Move Away

Moving Away – The Basics


One of the most contentious issues to arise between parents can be the right of one to move away with the children. Often, parties remain living in the same (or nearby) town as the marital residence. However, at times a custodial party wishes to move a far away, perhaps to another state, whether for a new job or to be closer to family.


Generally, a parent who has a permanent order for sole physical custody (also called primary physical custody) can move away with the children unless the other parent can show that the move would harm the children. An evidentiary hearing is only required if the noncustodial parent can make a prima facie showing of prejudice from the planned move.[i] Absent such a showing, the presumptive right of the custodial parent to move with the children prevails.


Family Code section 3024 discusses the notice required in a move-away situation; it provides:


“In making an order for custody, if the court does not consider it inappropriate, the court may specify that a parent shall notify the other parent if the parent plans to change the residence of the child for more than 30 days, unless there is prior written agreement to the removal. The notice shall be given before the contemplated move, by mail, return receipt requested, postage prepaid, to the last known address of the parent to be notified. A copy of the notice shall also be sent to that parent’s counsel of record. To the extent feasible, the notice shall be provided within a minimum of 45 days before the proposed change of residence so as to allow time for mediation of a new agreement concerning custody. This section does not affect orders made before January 1, 1989.”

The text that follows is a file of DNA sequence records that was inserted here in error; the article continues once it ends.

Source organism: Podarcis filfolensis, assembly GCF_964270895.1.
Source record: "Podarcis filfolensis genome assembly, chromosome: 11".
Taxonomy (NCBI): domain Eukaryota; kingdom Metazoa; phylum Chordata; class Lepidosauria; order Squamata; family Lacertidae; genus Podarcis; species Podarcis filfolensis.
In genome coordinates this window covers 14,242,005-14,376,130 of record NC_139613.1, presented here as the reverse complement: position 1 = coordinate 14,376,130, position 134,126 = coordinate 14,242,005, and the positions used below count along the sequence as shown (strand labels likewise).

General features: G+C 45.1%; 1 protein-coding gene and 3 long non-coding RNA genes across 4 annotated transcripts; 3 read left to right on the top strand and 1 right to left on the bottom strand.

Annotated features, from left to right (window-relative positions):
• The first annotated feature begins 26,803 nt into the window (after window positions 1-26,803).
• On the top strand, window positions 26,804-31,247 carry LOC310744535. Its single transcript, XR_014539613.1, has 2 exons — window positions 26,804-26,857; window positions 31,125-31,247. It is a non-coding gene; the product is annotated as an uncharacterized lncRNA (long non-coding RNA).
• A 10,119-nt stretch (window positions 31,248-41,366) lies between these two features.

Thus, a parent who has sole physical custody is presumed to be able to relocate with the children so long as he or she gives proper legal notice to the other parent.[ii] However, if the court order does not allow a move away absent written agreement or further order, the parent who proposes to move must file a formal request with the court and obtain a move away order. (A noncustodial parent will still have the initial burden to show a detriment to the children if there has been a final child custody adjudication.)


If the parents have joint physical custody of the children and one parent does not want the children to move, the parent who wants to move with the children must show the court that the move is in the best interest of the children.[iii] Although the physical custody label (“joint” or “sole”) in a parenting agreement is important, to the extent there is a dispute, the court will usually look at the actual parenting schedule at the time of the move, rather than rely on the schedule the parents put in their parenting agreement.


In the event a court is evaluating a move-away, the Marriage of LaMusga[iv] lays out the factors to be considered and standard to be applied when a trial court evaluates a custodial parent’s relocation request. The Court discussed in detail case law establishing factors affecting a court’s determination as to whether to modify a custody order to allow a parent to move away with a child, including the reason for the proposed move, the children’s interest in stability and continuity, the distance of the move, the age of the children, the children’s relationship with both parents, the relationship between the parents, the wishes of the children (if mature enough for such an inquiry), and the extent to which the parents currently are sharing custody.


The determination of a move-away case will be highly dependent on the specific facts. Because move away cases have the ability to become particularly emotional, contentious, and complex, it is always best practice to seek advice from counsel as to the circumstances in your particular case.

[i] In re Marriage of Brown & Yana (2006) 37 Cal.4th 947.

[ii] Every other weekend and one night per week does not amount to “joint physical custody” for purposes of move away cases. In re Marriage of Biallas (1998) 65 Cal.App.4th 755 (emphasis added).

[iii] See In re Marriage of Burgess (1996) 13 Cal. 4th 25, fn. 12; see also Montenegro v. Diaz (2001) 27 P. 3d 289 (“Under California’s statutory scheme governing child custody and visitation determinations, the overarching concern is the best interest of the child”).

[iv] (2004) 32 Cal.4th 1072.